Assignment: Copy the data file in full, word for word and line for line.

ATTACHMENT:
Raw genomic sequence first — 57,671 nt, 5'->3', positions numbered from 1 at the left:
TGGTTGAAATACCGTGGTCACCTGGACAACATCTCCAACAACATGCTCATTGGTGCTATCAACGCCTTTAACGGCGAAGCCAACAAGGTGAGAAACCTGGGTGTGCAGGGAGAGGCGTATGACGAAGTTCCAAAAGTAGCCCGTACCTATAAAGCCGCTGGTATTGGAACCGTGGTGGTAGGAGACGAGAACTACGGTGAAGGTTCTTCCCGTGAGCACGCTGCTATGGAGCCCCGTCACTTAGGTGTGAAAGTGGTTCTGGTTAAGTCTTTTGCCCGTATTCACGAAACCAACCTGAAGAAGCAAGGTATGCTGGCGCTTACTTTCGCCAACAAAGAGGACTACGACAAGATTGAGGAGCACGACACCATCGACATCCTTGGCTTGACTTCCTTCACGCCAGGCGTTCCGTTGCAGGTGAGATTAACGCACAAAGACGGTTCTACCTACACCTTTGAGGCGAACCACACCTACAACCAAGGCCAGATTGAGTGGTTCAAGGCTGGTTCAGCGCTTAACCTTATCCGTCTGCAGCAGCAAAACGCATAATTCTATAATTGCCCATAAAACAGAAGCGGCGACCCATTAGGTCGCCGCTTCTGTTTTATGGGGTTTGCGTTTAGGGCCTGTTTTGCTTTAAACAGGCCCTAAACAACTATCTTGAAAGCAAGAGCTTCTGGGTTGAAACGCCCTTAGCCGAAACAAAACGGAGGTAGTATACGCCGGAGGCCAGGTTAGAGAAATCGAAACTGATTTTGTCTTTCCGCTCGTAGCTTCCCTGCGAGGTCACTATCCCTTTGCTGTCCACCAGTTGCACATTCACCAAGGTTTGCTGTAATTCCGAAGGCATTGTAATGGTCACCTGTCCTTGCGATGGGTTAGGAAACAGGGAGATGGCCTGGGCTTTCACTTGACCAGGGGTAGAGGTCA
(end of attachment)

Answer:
Raw genomic sequence first — 57,671 nt, 5'->3', positions numbered from 1 at the left:
TGGTTGAAATACCGTGGTCACCTGGACAACATCTCCAACAACATGCTCATTGGTGCTATCAACGCCTTTAACGGCGAAGCCAACAAGGTGAGAAACCTGGGTGTGCAGGGAGAGGCGTATGACGAAGTTCCAAAAGTAGCCCGTACCTATAAAGCCGCTGGTATTGGAACCGTGGTGGTAGGAGACGAGAACTACGGTGAAGGTTCTTCCCGTGAGCACGCTGCTATGGAGCCCCGTCACTTAGGTGTGAAAGTGGTTCTGGTTAAGTCTTTTGCCCGTATTCACGAAACCAACCTGAAGAAGCAAGGTATGCTGGCGCTTACTTTCGCCAACAAAGAGGACTACGACAAGATTGAGGAGCACGACACCATCGACATCCTTGGCTTGACTTCCTTCACGCCAGGCGTTCCGTTGCAGGTGAGATTAACGCACAAAGACGGTTCTACCTACACCTTTGAGGCGAACCACACCTACAACCAAGGCCAGATTGAGTGGTTCAAGGCTGGTTCAGCGCTTAACCTTATCCGTCTGCAGCAGCAAAACGCATAATTCTATAATTGCCCATAAAACAGAAGCGGCGACCCATTAGGTCGCCGCTTCTGTTTTATGGGGTTTGCGTTTAGGGCCTGTTTTGCTTTAAACAGGCCCTAAACAACTATCTTGAAAGCAAGAGCTTCTGGGTTGAAACGCCCTTAGCCGAAACAAAACGGAGGTAGTATACGCCGGAGGCCAGGTTAGAGAAATCGAAACTGATTTTGTCTTTCCGCTCGTAGCTTCCCTGCGAGGTCACTATCCCTTTGCTGTCCACCAGTTGCACATTCACCAAGGTTTGCTGTAATTCCGAAGGCATTGTAATGGTCACCTGTCCTTGCGATGGGTTAGGAAACAGGGAGATGGCCTGGGCTTTCACTTGACCAGGGGTAGAGGTCA